GBC alum Ravneet Johar enjoys success with new restaurant Barkat in downtown Toronto

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Ravneet Johar (centre) with Barkat staff outside the restaurant

With the skills he developed at George Brown College’s Chef School, Ravneet Johar delivers a modern Indian fine dining experience at his chic new restaurant in downtown Toronto.  

Johar, a 2017 graduate of the Culinary Management program, opened Barkat this summer. The Queen Street West eatery continues to generate buzz earning online features in Streets of Toronto, BlogTO and more. He came up with the concept for Barkat during the height of the pandemic and says he took inspiration from his time working at legendary Toronto eatery Lee Restaurant, owned by the famed Chef Susur Lee, as part of his GBC culinary program externship. 

Johar cited Chef Lee—a pioneer of French and Asian fusion cuisine—when asked how he settled on the Barkat menu. “Maybe because I saw something from Chef Lee that I was very inclined towards,” he said. 

He described his training at GBC and his student work experience at Lee Restaurant as a defining moment in his culinary journey.  

“When I went to the kitchen the first night of my service, it gave me an idea of what I want in my life,” he said.  

Johar is using his success to help others by participating in the upcoming Food Court Social, happening on October 5 at GBC’s Waterfront Campus. The annual event features offerings from top chefs and a selection of cocktail, beer and wine pairings. All proceeds support GBC’s Augmented Education—free programs in construction and culinary skills for people with mental health and/or addiction challenges. 

The journey to restaurant ownership 

Johar’s journey with food began long before he passed through the doors of GBC. He earned a Bachelor of Business Administration in 2013, with the intention of running his own restaurant one day.  

His passion for food led him to complete a two-year culinary program in New Delhi, where he then began working as a chef. He built up his skills and experience and discovered new flavours working in hotels in India.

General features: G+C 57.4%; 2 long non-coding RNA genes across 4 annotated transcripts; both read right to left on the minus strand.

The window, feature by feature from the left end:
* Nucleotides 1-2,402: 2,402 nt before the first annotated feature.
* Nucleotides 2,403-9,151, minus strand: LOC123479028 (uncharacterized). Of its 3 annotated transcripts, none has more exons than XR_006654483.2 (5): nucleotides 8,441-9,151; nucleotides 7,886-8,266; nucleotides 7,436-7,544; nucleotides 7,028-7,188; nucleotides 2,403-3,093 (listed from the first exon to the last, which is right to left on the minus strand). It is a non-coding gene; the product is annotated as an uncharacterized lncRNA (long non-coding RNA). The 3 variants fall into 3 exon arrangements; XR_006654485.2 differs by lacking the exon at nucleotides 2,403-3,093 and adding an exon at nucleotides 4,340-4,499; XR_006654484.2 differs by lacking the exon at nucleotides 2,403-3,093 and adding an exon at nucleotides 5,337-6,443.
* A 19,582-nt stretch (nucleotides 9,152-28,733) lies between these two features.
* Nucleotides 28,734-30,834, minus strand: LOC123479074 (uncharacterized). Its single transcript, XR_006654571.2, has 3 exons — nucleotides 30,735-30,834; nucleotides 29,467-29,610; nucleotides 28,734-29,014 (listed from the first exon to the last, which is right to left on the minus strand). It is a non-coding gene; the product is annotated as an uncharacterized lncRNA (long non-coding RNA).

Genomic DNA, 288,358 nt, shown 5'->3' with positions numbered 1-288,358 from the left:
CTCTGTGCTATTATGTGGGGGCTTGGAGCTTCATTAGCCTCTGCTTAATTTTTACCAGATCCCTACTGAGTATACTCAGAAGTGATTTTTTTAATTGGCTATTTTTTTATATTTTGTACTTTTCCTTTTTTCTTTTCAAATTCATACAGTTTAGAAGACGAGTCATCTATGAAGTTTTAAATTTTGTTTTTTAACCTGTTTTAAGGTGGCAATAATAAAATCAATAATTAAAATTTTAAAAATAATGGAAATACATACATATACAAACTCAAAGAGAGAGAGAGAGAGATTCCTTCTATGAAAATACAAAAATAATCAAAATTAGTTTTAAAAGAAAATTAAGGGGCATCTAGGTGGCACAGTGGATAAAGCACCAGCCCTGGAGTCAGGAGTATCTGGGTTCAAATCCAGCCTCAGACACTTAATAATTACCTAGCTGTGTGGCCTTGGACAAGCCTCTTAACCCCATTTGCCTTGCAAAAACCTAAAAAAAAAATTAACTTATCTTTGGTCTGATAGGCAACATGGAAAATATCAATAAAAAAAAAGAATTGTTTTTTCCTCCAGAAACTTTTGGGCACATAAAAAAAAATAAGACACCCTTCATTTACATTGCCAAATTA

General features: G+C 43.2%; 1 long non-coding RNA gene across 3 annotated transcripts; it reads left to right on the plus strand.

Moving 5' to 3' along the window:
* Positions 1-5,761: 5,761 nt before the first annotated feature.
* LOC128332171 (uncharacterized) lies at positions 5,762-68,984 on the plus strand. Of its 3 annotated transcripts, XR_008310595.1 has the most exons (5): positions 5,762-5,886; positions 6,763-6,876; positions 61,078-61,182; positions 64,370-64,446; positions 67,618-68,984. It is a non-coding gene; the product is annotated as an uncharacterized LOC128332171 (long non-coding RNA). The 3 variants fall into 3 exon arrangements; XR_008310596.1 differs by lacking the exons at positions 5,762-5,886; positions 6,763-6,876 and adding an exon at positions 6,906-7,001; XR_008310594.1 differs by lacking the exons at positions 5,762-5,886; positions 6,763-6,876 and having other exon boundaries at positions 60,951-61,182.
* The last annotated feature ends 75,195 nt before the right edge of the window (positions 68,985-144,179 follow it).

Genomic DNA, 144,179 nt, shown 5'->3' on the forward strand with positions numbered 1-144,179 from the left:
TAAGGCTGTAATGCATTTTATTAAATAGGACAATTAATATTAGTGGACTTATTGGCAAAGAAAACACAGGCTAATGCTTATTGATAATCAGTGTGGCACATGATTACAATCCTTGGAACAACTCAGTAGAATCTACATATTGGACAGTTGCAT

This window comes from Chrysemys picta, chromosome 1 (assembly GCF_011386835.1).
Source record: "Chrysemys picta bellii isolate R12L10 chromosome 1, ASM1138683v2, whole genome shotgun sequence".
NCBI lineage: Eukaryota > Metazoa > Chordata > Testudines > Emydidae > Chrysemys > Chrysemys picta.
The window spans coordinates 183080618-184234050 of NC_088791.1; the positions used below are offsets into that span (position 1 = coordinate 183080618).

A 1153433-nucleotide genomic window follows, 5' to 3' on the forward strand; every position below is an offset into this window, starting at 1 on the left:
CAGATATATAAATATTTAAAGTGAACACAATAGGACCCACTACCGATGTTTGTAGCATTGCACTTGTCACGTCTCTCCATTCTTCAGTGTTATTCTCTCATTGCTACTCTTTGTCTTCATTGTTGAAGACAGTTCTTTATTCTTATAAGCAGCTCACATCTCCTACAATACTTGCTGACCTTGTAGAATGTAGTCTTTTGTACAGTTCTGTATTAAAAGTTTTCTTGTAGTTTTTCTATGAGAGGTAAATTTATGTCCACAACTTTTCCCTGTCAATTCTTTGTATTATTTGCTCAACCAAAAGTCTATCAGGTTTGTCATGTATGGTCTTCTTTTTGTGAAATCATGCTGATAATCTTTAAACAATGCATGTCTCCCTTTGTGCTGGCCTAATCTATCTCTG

“It was something in me that I wanted to learn,” he said. “So, I went to a couple of nice five-star hotels, tried different foods, different cultures. The good thing about India is that after every 100 kilometres, your curry changes.” 

He came to GBC to revisit the basics and absorb Western cuisine and culture. While studying, he used every opportunity to experiment with fusing Indian cuisine with ideas and influences he picked up in Toronto. He said George Brown College gave him a broader vision to innovate and experiment.  

After working in more than 20 restaurants, Johar burned out and almost gave up his culinary career. Luckily, his boss at the time had the perfect job to renew his passion for cooking. He was invited to become a film chef, hopping around cities catering film sets and creating prop food.  

Business slowed during the height of the pandemic, and he was stuck at home with a lot of time to think about what to do next. That’s when he decided to open Barkat.  

Advice for future culinary students and chefs 

Johar says the professional networks you start to build in chef school and develop in the field can help with career-changing decisions. And he reminds GBC Chef School students to keep an open mind. 

“You’re in a very good space. You’re in the middle of downtown Toronto. There are a lot of new things happening, so be very open-minded to all concepts,” he said. “Don't worry about your CV; worry about the skills you're learning.” 

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